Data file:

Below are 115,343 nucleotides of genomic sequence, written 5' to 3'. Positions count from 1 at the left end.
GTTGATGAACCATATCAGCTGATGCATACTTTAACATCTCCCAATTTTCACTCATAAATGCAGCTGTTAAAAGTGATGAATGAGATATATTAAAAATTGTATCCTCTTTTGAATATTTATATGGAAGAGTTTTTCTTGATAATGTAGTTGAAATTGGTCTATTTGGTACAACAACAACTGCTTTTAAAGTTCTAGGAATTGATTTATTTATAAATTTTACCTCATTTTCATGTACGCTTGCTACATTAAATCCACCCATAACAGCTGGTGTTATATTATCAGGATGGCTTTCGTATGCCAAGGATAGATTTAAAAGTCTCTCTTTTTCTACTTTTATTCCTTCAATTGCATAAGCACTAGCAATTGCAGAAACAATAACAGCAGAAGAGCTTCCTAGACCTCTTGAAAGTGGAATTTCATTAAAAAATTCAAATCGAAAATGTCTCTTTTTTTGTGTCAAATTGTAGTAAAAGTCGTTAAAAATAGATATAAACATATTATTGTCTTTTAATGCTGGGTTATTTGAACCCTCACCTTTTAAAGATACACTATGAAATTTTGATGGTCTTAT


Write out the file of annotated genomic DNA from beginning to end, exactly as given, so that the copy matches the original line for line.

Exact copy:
Below are 115,343 nucleotides of genomic sequence, written 5' to 3'. Positions count from 1 at the left end.
GTTGATGAACCATATCAGCTGATGCATACTTTAACATCTCCCAATTTTCACTCATAAATGCAGCTGTTAAAAGTGATGAATGAGATATATTAAAAATTGTATCCTCTTTTGAATATTTATATGGAAGAGTTTTTCTTGATAATGTAGTTGAAATTGGTCTATTTGGTACAACAACAACTGCTTTTAAAGTTCTAGGAATTGATTTATTTATAAATTTTACCTCATTTTCATGTACGCTTGCTACATTAAATCCACCCATAACAGCTGGTGTTATATTATCAGGATGGCTTTCGTATGCCAAGGATAGATTTAAAAGTCTCTCTTTTTCTACTTTTATTCCTTCAATTGCATAAGCACTAGCAATTGCAGAAACAATAACAGCAGAAGAGCTTCCTAGACCTCTTGAAAGTGGAATTTCATTAAAAAATTCAAATCGAAAATGTCTCTTTTTTTGTGTCAAATTGTAGTAAAAGTCGTTAAAAATAGATATAAACATATTATTGTCTTTTAATGCTGGGTTATTTGAACCCTCACCTTTTAAAGATACACTATGAAATTTTGATGGTCTTAT